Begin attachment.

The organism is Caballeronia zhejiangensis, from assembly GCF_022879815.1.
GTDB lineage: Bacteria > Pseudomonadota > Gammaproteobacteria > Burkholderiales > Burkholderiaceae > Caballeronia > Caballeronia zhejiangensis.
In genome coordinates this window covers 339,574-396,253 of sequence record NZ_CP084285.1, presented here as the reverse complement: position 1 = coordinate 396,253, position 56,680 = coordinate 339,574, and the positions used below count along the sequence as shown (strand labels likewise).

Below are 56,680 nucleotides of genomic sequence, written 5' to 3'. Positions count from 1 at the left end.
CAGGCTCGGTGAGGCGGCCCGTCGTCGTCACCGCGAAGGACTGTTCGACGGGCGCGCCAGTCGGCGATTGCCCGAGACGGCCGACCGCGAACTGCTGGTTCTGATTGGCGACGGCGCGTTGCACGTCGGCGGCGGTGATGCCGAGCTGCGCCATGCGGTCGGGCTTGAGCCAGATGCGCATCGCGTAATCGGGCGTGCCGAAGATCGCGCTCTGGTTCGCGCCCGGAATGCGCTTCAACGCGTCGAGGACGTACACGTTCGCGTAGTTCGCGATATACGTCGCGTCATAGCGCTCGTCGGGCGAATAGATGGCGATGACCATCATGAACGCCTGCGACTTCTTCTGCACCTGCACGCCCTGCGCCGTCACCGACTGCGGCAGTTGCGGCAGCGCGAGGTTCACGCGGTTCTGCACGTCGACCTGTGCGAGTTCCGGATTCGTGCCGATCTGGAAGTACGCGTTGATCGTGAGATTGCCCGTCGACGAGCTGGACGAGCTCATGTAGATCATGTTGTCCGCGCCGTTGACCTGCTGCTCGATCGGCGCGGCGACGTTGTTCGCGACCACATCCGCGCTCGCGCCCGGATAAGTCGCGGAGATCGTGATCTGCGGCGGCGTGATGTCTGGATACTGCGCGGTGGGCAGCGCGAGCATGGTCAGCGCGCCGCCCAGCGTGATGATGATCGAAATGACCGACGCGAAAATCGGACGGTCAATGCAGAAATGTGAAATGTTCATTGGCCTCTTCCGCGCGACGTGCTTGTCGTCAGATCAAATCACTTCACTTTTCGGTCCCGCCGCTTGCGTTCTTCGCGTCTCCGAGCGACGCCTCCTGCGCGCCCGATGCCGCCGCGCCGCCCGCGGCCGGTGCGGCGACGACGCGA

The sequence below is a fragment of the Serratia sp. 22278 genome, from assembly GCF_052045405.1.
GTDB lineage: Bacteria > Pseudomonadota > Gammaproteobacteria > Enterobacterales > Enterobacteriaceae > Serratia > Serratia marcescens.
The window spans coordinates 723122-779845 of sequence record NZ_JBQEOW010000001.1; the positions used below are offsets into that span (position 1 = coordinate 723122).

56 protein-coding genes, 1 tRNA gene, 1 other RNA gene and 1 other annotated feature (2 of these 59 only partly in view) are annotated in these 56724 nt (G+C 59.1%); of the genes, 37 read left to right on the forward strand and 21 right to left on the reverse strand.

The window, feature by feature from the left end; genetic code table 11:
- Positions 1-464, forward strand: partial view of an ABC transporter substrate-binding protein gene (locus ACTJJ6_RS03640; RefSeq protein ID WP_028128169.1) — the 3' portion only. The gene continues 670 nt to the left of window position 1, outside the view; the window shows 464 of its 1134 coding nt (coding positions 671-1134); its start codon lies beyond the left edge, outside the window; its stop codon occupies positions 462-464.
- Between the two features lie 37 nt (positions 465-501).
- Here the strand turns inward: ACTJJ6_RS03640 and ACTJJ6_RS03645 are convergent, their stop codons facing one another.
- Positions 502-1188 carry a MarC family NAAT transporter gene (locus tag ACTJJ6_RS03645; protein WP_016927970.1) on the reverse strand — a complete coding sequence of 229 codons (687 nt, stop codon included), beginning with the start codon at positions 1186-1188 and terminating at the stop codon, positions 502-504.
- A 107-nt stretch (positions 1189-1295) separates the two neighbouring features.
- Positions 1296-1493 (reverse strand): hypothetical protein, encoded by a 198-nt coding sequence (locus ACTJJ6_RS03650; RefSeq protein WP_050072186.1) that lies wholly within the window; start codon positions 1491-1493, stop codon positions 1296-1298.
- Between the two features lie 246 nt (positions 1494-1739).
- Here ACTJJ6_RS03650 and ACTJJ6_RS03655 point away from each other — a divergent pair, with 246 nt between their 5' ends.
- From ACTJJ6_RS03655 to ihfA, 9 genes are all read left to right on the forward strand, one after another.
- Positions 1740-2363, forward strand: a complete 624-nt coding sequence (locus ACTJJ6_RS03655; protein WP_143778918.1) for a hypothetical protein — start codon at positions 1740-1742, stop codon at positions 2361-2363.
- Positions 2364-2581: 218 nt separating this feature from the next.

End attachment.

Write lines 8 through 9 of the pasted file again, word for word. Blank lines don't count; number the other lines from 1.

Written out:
The window spans coordinates 723122-779845 of sequence record NZ_JBQEOW010000001.1; the positions used below are offsets into that span (position 1 = coordinate 723122).

56 protein-coding genes, 1 tRNA gene, 1 other RNA gene and 1 other annotated feature (2 of these 59 only partly in view) are annotated in these 56724 nt (G+C 59.1%); of the genes, 37 read left to right on the forward strand and 21 right to left on the reverse strand.